Thursday, February 25, 2021

Hair today, gone tomorrow

Reading Time: 3 minutesFinding a new hairdresser can be a nerve-wracking experience

For a person who likes to go with the flow when it comes to most things in life, I am extremely hesitant to change the relationship with three important people in my life; my dentist, accountant, and hairdresser. I have held on to my accountant since he filed my first ever tax return. With the dentist, I did change once a few years ago, but that was because the previous dentist packed up shop and moved to another town. I have been going to the same hairdresser for almost a decade now. I have moved house twice, and the salon is now more than a 30-minute drive away, but I feel it’s worth it to hang on to her. There is a simple reason for sticking with these three people in my life – every time you visit them, they can just pick up from where they left. You don’t have to go through your entire history all over again.

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Unfortunately for me, on my last visit, my hairdresser told me that she was pregnant and would be away from work for more than a year. There was a lot of silence between the two of us during that trim. As she finished my haircut, I congratulated her, wished her luck and left the salon in a daze. Now I was forced into a lingering search for someone new to cut my hair for at least one full year!

I left my hair to grow a bit more than my usual four weeks, just to defer the impending change to a new hairdresser. But the moment finally came when my wife, Jassu, told me in no uncertain terms that I needed a haircut, pronto.

As we walked past different salons in the shopping centre, I spent a good five minutes peering into each of them from the outside. They all looked snazzy enough, but somehow I resisted going into any of the three we’d seen. I was not ready to have that initial conversation. “How would you like the haircut today? What number of clippers? How short on the sides? How short at the back?” And then what if they still cut it ‘their way’ and not the way I wanted them to!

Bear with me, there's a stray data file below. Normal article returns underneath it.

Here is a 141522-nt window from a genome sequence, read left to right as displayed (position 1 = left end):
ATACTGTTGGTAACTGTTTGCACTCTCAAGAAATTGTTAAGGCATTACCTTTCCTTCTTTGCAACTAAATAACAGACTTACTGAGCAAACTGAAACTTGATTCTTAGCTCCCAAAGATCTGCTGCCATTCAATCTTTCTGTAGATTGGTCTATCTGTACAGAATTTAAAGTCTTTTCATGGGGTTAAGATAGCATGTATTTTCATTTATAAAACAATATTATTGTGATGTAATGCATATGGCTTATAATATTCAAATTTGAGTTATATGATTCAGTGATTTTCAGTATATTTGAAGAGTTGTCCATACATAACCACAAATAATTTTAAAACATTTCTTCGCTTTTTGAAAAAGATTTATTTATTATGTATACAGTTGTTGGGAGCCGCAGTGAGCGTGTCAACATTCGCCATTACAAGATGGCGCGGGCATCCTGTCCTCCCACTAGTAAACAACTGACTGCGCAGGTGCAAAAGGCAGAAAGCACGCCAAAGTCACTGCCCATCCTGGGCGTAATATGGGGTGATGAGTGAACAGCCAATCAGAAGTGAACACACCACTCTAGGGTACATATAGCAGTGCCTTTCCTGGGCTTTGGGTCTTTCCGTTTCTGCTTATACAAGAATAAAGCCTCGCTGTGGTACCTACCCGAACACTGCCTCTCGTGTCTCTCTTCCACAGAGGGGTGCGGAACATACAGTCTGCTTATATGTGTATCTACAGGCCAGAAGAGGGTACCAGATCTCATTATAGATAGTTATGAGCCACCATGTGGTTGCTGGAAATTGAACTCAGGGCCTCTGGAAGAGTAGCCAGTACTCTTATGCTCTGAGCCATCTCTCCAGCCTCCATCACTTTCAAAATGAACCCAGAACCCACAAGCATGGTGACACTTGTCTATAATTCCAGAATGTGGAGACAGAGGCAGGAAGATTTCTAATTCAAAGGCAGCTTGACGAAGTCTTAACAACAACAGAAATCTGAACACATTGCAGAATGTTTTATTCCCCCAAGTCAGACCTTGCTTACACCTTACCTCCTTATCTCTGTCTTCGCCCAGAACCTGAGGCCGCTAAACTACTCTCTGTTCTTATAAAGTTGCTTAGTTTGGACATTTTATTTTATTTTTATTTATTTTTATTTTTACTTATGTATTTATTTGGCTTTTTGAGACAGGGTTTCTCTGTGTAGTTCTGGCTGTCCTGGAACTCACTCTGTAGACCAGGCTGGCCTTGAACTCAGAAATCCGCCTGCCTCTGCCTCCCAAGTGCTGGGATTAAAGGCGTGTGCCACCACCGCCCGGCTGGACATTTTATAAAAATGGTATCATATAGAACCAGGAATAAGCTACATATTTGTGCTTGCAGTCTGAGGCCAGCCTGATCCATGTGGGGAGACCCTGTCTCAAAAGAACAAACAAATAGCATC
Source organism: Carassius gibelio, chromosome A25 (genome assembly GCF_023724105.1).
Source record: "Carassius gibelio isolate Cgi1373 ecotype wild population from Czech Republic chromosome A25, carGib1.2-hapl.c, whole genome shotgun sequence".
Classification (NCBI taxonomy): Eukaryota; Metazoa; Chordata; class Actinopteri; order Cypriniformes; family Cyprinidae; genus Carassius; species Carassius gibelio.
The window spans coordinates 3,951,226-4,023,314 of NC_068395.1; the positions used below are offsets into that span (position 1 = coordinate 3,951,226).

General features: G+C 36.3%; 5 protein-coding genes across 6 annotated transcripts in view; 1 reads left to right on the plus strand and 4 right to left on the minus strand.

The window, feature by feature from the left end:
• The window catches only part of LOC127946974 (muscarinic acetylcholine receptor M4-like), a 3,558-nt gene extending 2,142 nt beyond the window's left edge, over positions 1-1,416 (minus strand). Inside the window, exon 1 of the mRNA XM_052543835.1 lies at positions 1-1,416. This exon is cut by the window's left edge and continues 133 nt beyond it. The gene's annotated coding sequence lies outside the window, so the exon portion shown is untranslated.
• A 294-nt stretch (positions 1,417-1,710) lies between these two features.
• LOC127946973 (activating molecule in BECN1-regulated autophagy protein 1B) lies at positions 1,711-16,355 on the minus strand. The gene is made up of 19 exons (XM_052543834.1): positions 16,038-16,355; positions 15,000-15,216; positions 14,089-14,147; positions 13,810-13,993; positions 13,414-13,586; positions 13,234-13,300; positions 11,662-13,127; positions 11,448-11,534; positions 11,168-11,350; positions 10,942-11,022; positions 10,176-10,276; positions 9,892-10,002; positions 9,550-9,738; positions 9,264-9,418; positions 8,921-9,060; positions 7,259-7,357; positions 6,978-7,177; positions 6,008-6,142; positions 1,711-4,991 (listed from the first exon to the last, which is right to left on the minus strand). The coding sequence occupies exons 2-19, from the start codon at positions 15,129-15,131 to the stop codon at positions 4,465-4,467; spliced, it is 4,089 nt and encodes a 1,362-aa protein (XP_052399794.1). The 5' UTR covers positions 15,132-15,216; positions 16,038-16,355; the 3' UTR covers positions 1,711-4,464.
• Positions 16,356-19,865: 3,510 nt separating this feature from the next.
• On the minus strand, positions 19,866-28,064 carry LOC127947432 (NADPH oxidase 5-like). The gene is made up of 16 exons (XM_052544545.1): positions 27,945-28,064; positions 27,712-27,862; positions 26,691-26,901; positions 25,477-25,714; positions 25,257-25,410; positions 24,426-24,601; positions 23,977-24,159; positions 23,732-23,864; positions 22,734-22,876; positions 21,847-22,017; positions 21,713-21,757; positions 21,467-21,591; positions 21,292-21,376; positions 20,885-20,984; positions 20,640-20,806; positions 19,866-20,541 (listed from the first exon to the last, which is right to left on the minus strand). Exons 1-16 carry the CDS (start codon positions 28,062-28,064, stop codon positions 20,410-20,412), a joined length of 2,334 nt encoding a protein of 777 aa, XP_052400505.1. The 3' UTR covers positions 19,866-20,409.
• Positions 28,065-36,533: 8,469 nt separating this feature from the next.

Soon Jassu sensed my reluctance and finally donned her ‘boss’ hat, held my hand and led me into a salon. I protested! Even tried to run away! But then came that “look” from her. And the next thing, I was perched in the seat with that black cape around my neck.

Then came the dreaded question from my new hairdresser, “How would you like it?” I so wished I could say, “Just the usual, please.” With a heavy heart and a soft voice, I explained my desired cut. I felt the spray of water and then a gentle run of fingers through my hair. They did not feel the same. I looked at Jassu from the corner of my eye. She was sitting merrily in the waiting area, browsing through a gossip magazine, unaware of my trauma.

Then I heard a ‘snip’ as I looked up in the mirror. She had clipped off the first strand. “Too late now buddy,” I thought to myself, and tried to settle in the chair. To be fair to my new hairdresser, she exercised extreme caution in manoeuvring around my head while cutting my hair, and asked me a number of times if I was happy with the progress she was making.

The hair cut lasted just 15 minutes, but it felt like an eternity. I even had my fingers crossed underneath that silly black cape!

And then she dusted off the hair from my shoulders and set me free. Jassu came running over to me, looked at me in the mirror and smiled. “Looks nice eh?” she exclaimed. I just smiled back.

I was glad that anxious ‘first time’ was over. Hopefully next time all I will have to say is “Just the usual, please.”

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Sanam Sharma
A typical middle class guy who is abundantly opinionated, moderately flawed, and adequately grounded

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